04 May 2014

Law in Plain English: Highmark Inc. v. Allcare Management Systems, Inc.

This is one in a series of posts designed to describe court decisions in plain English. For more detail and background on the legal issues, see the link to the case below. For similar posts, click here.

SCOTUSblogHighmark Inc. v. Allcare Management Systems, Inc. (see Octane Fitness v. Icon Health and Fitness for another case that discusses the same issue).

Argument: Feb 26 2014 (Aud.)

Background: Highmark, a Pennsylvania insurance company, filed suit against Allcare seeking a declaratory judgment of noninfringement, invalidity, and unenforceability of all claims of an Allcare patent. Allcare counterclaimed for infringement. The District Court entered final judgment of noninfringement in favor of Highmark. Highmark moved for an exceptional case finding with respect to Allcare and an award of attorneys' fees and expenses under 35 U.S.C. § 285. After reviewing the record, the District Court found the case exceptional. The Federal Circuit affirmed  one § 285 claim and reversed two others, holding that a District Court’s objective baselessness determination is reviewed “without deference.” The Federal Circuit denied rehearing en banc by a vote of six to five.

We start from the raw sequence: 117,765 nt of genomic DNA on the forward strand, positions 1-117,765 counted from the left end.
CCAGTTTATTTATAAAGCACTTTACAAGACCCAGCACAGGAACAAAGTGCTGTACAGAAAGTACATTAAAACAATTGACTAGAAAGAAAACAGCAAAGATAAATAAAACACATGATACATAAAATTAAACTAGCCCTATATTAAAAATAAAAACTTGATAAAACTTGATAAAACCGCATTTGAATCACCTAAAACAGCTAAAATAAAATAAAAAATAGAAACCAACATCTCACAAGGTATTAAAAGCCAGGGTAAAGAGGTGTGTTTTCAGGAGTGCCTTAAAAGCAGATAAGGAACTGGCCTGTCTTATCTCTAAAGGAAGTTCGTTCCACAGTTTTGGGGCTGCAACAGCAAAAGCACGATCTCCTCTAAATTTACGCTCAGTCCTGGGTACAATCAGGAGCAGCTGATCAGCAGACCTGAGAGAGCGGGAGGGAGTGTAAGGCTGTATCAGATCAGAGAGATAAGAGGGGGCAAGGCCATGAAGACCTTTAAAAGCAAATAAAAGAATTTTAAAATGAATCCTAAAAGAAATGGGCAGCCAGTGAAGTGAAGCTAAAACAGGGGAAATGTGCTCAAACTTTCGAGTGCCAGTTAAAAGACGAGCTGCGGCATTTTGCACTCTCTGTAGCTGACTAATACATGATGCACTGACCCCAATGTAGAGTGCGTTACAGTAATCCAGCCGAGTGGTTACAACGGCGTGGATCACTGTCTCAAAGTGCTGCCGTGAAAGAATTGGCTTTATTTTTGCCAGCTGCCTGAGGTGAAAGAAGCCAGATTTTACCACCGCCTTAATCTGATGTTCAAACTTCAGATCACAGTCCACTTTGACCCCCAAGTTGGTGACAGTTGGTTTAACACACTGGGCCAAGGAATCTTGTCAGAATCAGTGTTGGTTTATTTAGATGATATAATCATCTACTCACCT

Issue: The question before the Court is whether a district court’s exceptional-case finding under 35 U.S.C. § 285 (which permits the court to award attorney’s fees in exceptional cases), based on its judgment that a suit is objectively baseless, is entitled to deference.

Holding: In a unanimous decision, the Supreme Court ruled that all aspects of a district court's exceptional-case determination under § 285 should be reviewed for abuse of discretion. Prior to Octane Fitness, LLC v. ICON Health & Fitness, Inc., this determination was governed by the framework established by the Federal Circuit in Brooks Furniture. Octane rejects the Brooks Furniture framework as unduly rigid and holds that district courts may make the exceptional-case determination under § 285 in the exercise of their discretion. The holding in Octane settles this case.
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